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"William Blake," the first major exhibition in the U.S. of drawings, paintings, prints and watercolors by the legendary British Romantic, opens at the Metropolitan Museum of Art in the museum's Robert Lehman Wing, Mar. 29-June 24, 2001. The show, which was organized by Tate Britain, features more than 175 works, including his celebrated illustrated books, The Songs of Innocence and Experience, color illustrations for scenes from the Bible, Milton and Shakespeare, and Blake's late illustrated poems, Milton, The Four Valas and Jerusalem. The exhibition is organized by Tate senior curator Robin Hamlyn with Michael Phillips, reader at the University of York; it was organized for the Met by curator Elizabeth Barker.

The exhibition also features several kiosks with access to the online William Blake Archive sponsored by the Library of Congress and supported by the Getty Grant Program, the Institute for Advanced Technology in the Humanities at the University of Virginia, Sun Microsystems and Inso Corporation, with additional support from the Paul Mellon Centre for Studies in British Art and the University of North Carolina at Chapel Hill.

Several celebs have been enlisted in popularizing the exhibition. Punk rock star Patti Smith, who started her career as a poet, presents an evening of "poetry, observations and song" on June 21; tickets are $25; call (212) 570-3949 for information. On May 5, the Met screens Dead Man (1995), Jim Jarmusch's Western starring Johnny Depp as the spiritual pioneer "William Blake." The show's audio guide, which visitors can rent for $5, includes readings of Blake poems by Robert Creely and Anne Waldman and an interpretation by Yale prof Harold Bloom, along with the narration by Met director Philippe de Montebello.

Anda Rottenberg, director of Warsaw's leading Zacheta Gallery, has resigned in the face of sometimes anti-Semitic opposition from ultra-nationalist politicians, reports the Daily Telegraph in London. The gallery stepped into controversy when it exhibited Maurizio Cattelan's sculpture of the Pope being hit by a meteorite, and Piotr Uklanski's series of photographs of actors in Nazi roles. Rottenberg, who is Jewish, resigned after nine right-wing politicians sent a letter to the Ministry of Culture calling for her dismissal. In the letter she was described as a "civil servant of Jewish descent" who should be working in Israel rather that Poland.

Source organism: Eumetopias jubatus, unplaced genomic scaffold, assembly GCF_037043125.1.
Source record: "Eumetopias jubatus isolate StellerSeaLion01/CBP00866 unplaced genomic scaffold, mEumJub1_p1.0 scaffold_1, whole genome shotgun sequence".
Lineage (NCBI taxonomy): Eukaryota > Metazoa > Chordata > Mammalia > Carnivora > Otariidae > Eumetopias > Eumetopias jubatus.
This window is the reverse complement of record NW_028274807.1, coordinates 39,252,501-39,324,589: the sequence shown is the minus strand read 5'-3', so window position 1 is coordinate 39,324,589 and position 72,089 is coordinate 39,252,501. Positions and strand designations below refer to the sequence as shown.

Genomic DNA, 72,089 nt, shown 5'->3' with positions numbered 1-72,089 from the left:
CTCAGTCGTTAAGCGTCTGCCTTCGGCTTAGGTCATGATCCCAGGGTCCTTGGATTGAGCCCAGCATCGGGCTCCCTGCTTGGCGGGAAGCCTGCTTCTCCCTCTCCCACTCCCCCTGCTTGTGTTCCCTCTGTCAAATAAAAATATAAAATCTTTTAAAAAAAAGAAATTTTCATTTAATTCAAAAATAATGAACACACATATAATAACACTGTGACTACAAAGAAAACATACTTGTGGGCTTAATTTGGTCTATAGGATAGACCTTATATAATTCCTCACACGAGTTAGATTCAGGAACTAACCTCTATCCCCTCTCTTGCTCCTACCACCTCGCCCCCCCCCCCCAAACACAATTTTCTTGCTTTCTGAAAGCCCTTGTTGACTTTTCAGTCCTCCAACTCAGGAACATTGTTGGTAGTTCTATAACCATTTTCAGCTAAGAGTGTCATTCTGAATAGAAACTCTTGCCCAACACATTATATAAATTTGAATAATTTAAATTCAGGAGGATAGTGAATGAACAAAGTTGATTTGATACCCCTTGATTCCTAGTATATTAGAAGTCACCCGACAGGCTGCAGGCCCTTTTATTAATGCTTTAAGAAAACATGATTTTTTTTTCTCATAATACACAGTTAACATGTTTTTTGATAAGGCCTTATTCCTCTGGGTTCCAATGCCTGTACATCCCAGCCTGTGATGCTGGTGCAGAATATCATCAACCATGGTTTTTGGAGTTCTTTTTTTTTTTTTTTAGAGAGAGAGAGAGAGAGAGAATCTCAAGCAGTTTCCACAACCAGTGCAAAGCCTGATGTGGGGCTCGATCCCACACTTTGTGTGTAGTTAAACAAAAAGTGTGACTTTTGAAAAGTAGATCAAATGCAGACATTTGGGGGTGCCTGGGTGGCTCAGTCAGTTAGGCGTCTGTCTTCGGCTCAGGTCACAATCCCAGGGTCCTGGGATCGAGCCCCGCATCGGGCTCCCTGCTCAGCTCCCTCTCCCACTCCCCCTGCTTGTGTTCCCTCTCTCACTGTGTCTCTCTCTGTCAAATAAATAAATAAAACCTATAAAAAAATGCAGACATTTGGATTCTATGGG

Bernard Jacobson Gallery in London reminds Artnet News of several forthcoming projects by American artist Frank Stella. An exhibition of 44 recent works by the artist, inspired by the writings of the 18th-century German author Heinrich von Kleist, opened on Sunday, Mar. 25, at the Sammlung Nordrhein Westfalen in Dusseldorf, and subsequently tours to museums in Hildesheim and Berlin. At Jacobson, Stella will be on hand on April 2 to launch a new book by Robert Wallace from the University of Michigan Press on the artist's "Moby Dick" series, which date from 1986 to '97. The book includes over 200 illustrations, a chronology and catalogue of the works as well as an exhibition history. Stella is also busy with his first architectural work, a band shell destined for Miami, as well as the installation of a massive sculpture in the grounds of the National Gallery of Art in Washington, D.C. commissioned by the NGA itself. The 60-foot-tall sculpture is to be sited in July.

A Buddhist organization in Colombo, Sri Lanka, has vowed to build a replica of Afghanistan's destroyed Bamiyan Buddha statues, according to the Associated Press. The private Mahabodhi Society, headed by M. Senaratne, said it would first seek to produce a smaller version of the larger statue. Buddhists comprise 69 percent of Sri Lanka's 18.6 million people.

Though Julian Schnabel's celebrated new film, Before Night Falls, was shut out at the annual Oscar ceremony in Los Angeles last night, Mar. 25, the famed painter got something of a consolation prize -- a profile in the Sunday New York Times Magazine, including a cover portrait with the quote, "I watch a movie like Cast Away and I want to commit hara-kiri." The author of the profile, Philip Weiss, approaches his self-confident subject with a degree of skepticism. After delivering encomiums as to Schnabel's generosity from fellow artists James Nares, Jeff Koons and Leo Bogin, Weiss asks Schnabel about his peers -- Eric Fischl, Robert Longo and David Salle. Schnabel notes that he doesn't like their work, and tells Weiss, "I think they're all extremely boring. Robert Longo's probably a nice guy, David's a total creep and God knows what's going on in Eric's mind. David Salle is somebody who -- people become professional artists and they betray themselves and their friends, because there's nothing there. He's a very lonely person." Stay tuned.

Pescepalla Docks Gallery at 345 Greenwich Street in New York is opening a benefit exhibition of work by 13 contemporary Salvadoran artists, Mar. 28-Apr. 1, 2001, to help build housing for victims of the two El Salvador earthquakes on Jan. 13 and Feb. 13. All proceeds from the show go to Terrae Motus, a project that is working with the town of Berlin in Usulutan province. For more info, contact Rene A. Sosa at (917) 406-8120.

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